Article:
Thanks, Serena, for inviting me here today!
Lost For Words?
Put an end to procrastination
Some days I just don’t know where to start! I play a little on the internet, read my emails, play a little more (although I prefer to call it ‘research’) and before I know it the day has gone- not a word has been written and my writing opportunity wasted.
Now I’m published I have to write to deadline- a big and scary thing that adds worry to my procrastination. But somehow I still spend far too much time playing and not enough writing.
So, after even more research I’ve developed a few strategies that I use every day. Using these have increased my word count no end and, more importantly, have reduced my stress/guilt levels.
1. Get Organised
So, I had files all over my computer in Word folders- cut bits, important scenes, ideas. I had a page of links to research (I’m a medical romance writer so I need to do quite a lot of research), another one of photos for my story collage. But every time I wanted to look at them I had to open another document, then another, until one day I got so confused as to where I was that I found that I’d written and edited on the wrong darned document and lost a heap of good stuff! Now I have Scrivener
There are many different writing programmes available (such as: snowflake pro, writersblocks.com, writewaypro.com, writerscafe.co.uk) so if you’re interested in getting one you should do your research carefully. Scrivener works for me. I have everything in one place and can happily click away to my heart’s content! This is a screen shot of my Scrivener folder for my second book Waking Up with His Runaway Bride (out in July 12). On the left is the binder with all my relevant documents in it. The middle is where I write (although you can use full screen too), to the right I keep document and project notes, have a synopsis of my chapter- and my hero! You can try before you buy and there are lots of youtube videos to take you through the way it works!
2. Bum In Seat
Make a date: Show up on time!
If you want to have a successful career as a writer you have to write. Mark out your writing opportunities in your dairy and stick to them!
I use a nifty little programme called Freedom. It is ‘internet blocking productivity software’ that stops something (cookies, I think-but I’m not a techie!) and you can’t get on to the internet for a set time. You set the time. It’s available for macs and pcs. The first time I used this I trebled my hourly output!
4. Plan what you are going to write.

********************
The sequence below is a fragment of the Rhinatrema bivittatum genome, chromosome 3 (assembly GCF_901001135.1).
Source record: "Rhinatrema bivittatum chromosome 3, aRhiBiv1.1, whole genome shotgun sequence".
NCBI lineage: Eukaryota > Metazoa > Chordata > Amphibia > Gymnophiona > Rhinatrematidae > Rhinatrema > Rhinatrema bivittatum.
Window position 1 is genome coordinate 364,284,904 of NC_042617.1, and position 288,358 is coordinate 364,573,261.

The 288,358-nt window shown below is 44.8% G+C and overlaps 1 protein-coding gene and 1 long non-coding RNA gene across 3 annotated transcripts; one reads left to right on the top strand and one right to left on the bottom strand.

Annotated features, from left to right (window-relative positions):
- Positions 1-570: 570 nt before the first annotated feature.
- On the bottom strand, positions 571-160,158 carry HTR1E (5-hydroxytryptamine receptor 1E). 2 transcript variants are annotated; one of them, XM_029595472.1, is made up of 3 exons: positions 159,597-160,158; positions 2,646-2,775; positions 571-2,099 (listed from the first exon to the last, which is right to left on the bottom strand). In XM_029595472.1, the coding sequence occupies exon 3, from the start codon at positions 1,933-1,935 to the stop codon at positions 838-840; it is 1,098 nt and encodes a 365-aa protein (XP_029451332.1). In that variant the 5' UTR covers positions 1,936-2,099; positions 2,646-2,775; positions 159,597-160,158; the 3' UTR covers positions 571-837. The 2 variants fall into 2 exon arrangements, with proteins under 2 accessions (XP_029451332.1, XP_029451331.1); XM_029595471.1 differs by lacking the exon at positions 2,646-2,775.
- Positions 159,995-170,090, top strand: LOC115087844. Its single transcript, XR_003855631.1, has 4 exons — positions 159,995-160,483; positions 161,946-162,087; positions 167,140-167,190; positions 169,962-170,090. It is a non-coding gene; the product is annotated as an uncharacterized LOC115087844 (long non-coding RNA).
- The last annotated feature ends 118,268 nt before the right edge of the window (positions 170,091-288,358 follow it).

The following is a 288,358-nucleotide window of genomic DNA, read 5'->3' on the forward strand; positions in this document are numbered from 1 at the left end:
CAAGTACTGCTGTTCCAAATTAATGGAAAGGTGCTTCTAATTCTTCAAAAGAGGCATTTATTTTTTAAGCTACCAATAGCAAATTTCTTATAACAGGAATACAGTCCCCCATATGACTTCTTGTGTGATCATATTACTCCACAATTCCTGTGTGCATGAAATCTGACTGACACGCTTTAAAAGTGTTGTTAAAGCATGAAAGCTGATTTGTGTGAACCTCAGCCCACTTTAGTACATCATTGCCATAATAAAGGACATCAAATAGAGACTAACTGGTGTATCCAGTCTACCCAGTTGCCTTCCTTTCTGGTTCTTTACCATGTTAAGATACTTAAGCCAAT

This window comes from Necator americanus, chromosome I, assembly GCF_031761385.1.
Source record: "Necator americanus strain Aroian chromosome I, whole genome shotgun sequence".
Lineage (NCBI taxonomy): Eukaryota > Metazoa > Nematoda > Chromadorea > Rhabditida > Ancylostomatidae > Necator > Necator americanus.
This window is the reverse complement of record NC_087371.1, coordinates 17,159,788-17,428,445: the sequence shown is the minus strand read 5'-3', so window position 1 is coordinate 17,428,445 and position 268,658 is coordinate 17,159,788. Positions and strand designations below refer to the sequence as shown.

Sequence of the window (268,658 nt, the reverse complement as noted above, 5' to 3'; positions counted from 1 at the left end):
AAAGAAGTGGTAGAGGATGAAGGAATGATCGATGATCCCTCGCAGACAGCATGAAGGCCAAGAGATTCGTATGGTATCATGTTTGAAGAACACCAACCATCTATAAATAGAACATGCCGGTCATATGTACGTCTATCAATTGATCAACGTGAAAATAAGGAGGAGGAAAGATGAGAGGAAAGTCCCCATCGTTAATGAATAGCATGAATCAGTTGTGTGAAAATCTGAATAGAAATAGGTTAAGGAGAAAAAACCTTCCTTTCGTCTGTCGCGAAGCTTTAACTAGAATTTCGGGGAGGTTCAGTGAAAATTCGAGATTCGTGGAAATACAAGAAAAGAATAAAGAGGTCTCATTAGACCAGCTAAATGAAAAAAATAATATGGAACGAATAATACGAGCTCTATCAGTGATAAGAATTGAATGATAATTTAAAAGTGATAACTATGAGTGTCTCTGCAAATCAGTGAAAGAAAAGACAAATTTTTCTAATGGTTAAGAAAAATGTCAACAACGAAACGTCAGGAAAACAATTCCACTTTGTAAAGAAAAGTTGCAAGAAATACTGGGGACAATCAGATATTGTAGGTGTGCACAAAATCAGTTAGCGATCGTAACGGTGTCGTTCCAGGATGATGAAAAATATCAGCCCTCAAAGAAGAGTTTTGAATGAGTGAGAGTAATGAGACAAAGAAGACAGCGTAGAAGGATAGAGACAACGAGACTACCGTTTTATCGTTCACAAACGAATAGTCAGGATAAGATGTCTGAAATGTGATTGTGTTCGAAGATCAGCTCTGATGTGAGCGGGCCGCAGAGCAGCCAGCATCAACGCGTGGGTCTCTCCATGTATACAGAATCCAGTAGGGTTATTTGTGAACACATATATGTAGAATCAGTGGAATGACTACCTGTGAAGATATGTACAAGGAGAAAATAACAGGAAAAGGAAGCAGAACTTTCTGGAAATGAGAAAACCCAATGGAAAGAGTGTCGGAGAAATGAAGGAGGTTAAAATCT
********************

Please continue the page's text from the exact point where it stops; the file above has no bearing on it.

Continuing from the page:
My biggest time suck is the internet. I waste far too much time flicking through facebook and twitter. However, one good blog I came across was Rachel Aaron's who tells us how she increased her writing output to 7,000 words a day! I use a couple of her techniques. One of which is to plan what I am going to write that day before I start. Either longhand, or in the document notes section of Scrivener eg: (taken from my third book):
-they walk to pool
-have swim to cool off
-he kisses her
-they eat; he’s brought her food from places she’s going to visit, how does this affect her?
-she touches his tattoo- what does he feel/ think?
-he talks about his life before the accident/ what tattoo means
This way I have a list I can work through- I’m not plotting at this stage, just planning.
5. Have a deadline tracker
Scrivener has a great project tracker and can show statistics on number of words written/ most common words used etc. But I like to set myself even more rigid deadlines. I have a daily word count I have to achieve, a deadline for novel completion, one for editing completion, one for submission etc. The easiest way to do this is creating something that’s going to work for you in Excel, although you can find lots of examples on the internet.
6. Don’t lose the fun
This writing gig can be hard work at times- but it’s essential we don’t forget the joy we get from creating stories. Make time to ‘fill the well’- go for a walk, look at the ocean, take in a movie. Refresh, relax and recharge.
Once you’ve got all these steps in place- all you have to do is write! No excuses!
Do you have any other tips on how to increase productivity or decrease procrastination? I’d love to hear them!
About Louisa George:
I was born and brought up in Yorkshire, England. And yes, many hours were spent on the brooding, bleak Yorkshire Moors dreaming of Heathcliff and other dark, tortured heroes! I read avidly from a young age, and it seemed a natural extension that I would pen my own stories and poems (the early ones are locked away in a drawer where they should stay for eternity!).
Then followed years of studying, nurse training and marriage, two kids and well.... life took over and writing was put aside as a lofty dream.
We emigrated to Auckland, New Zealand in 2002, to feed our passion for travel. It was a place we had never visited and knew no-one - what a thrill! We soon felt very much at home. It is a wonderful place to bring up children.... and to follow your dreams.
Strange things happen here. While doing chores I began to get strings of poetry writing itself in my head, then story ideas would suddenly formulate out of nowhere, characters were telling me their stories and demanding I wrote them! I decided I either needed to visit a doctor or get some therapy! In the end I did neither, but instead I enrolled in an evening class in Creative Writing and have been writing poetry and stories in snatched moments of spare time ever since.
Blurb : One Month To Become A Mum
Some things in life are worth waiting for…
Jessie Price has lost her only chance at motherhood – it’s a constant hurt, until she meets sinfully sexy single dad Dr Luke McKenzie and his gorgeous little girl. Luke’s intoxicating kisses and his daughter’s adoring hugs have Jessie longing for the impossible. But she's a temporary locum, the clock’s ticking – and there’s only a month to make all her wishes come true…